The essential process of teaching children phonics and phonics awareness involves teaching them alphabets and letter sounds. You teach children to create (or blend) words, make different letter sounds, and follow sentences and accessible stories. You may call it teaching children by phonics. Let’s watch how to Teach Phonics to children?
It can be a logical progression for youngsters learning to read, developing accuracy in pronunciation and decoding of words. This method of teaching also helps the kid to spell correctly. Gradually, individual phonetic elements are led to new annotations using this process and discovering new words by the kid, which becomes “automatic reflex.”
How to Teach Phonics to children?
Teaching phonics to children should take 10 to fifteen minutes daily, and these “lessons” should happen over several short sessions every day – like 4 or 5 sessions lasting 3 to five minutes each. The lesson could also be slightly longer; however, each session requires several minutes.
One way to start teaching phonics to children with ear training is to help them understand that words are made from small units of sounds or referred to as sounds, and after you add these sounds, a story is created. You’ll be able to start it with a short session, as already mentioned. It needs some minutes during the day. The key, however, is consistency and patience.
During these short sessions, delay the words slowly and clearly. You’ll also try this without telling the kid that you just are attempting to show them. Take the words that your child speaks daily and include verbal sentences in their sentences. for instance, if you would like to ask your child to drink his milk, you’ll say: “Joe, D-R-I-N-K your M-ILK.”
The words drink and milk are heard slowly and clearly. You’ll be able to set the amount of sound dissociation to extend or decrease the issue. Thus, if Joe has difficulty searching for that D-R-I-N-K means drinking, you’ll be able to reduce the matter by mixing the word as a drink.
Alternatively, you’ll be able to choose individual words and play a blending sound together with your child. You tell the story slowly and check out to guess what you’re saying from the kid. This concept of words with different sounds can take it slow for your child to grasp. Some children will pick it up quickly, while other children may take longer, but one certainty is that if you retain it, your child will catch up.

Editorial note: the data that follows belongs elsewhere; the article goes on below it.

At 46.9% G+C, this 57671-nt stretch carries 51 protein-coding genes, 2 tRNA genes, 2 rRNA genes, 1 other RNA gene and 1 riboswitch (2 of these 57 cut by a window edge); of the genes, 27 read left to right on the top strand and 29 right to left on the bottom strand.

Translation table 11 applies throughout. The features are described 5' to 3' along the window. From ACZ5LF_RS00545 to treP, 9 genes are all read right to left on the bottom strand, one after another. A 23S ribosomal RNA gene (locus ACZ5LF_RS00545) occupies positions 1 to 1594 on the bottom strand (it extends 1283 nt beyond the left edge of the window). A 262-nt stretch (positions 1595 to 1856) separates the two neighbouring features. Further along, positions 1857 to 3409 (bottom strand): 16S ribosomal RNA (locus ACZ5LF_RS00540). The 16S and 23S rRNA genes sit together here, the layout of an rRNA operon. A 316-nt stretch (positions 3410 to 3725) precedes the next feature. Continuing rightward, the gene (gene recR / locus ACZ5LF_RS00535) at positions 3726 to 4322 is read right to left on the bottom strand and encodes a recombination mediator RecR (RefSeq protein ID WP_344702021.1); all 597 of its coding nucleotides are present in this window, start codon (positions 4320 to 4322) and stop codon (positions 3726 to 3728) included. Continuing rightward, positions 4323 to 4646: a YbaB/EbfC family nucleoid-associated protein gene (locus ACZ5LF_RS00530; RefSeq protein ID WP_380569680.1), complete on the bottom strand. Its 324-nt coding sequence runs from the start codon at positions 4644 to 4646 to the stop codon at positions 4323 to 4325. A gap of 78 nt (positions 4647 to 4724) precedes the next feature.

Below are some sample words you’ll use to blend in together with your child.
hold on hold on
The first word is more fragmented than the second word, and it’ll be harder to extract sound from it. Please note that hyphens are accustomed to indicating letter sounds rather than slashes.
i.e. J-U-M-P / J / U / M / P / P /
It is done to make things more comfortable to read; However, once you read it, you ought not to read the letters’ name but to say the letters’ sound.
Even after your child understands this idea, this sort of ear training for phonics and phonics awareness should continue during the training process. It may be applied to words with increasing difficulty. Again, please always confine in mind that not all children can easily mix sounds to listen to a story, so you need to wait and drill for days, weeks, or months if necessary.
Consistency and frequency are the keys to success here, not sporadic bilingual sessions.
If you wish to be told a few simple step-by-step programs designed to show your children, you may move forward. Although, we look forward to hearing your opinion through comments. If you like this program, please tell us. Thank you for reading this article. You may send us your suggestions or experiences in the form of comments, and we will feel good.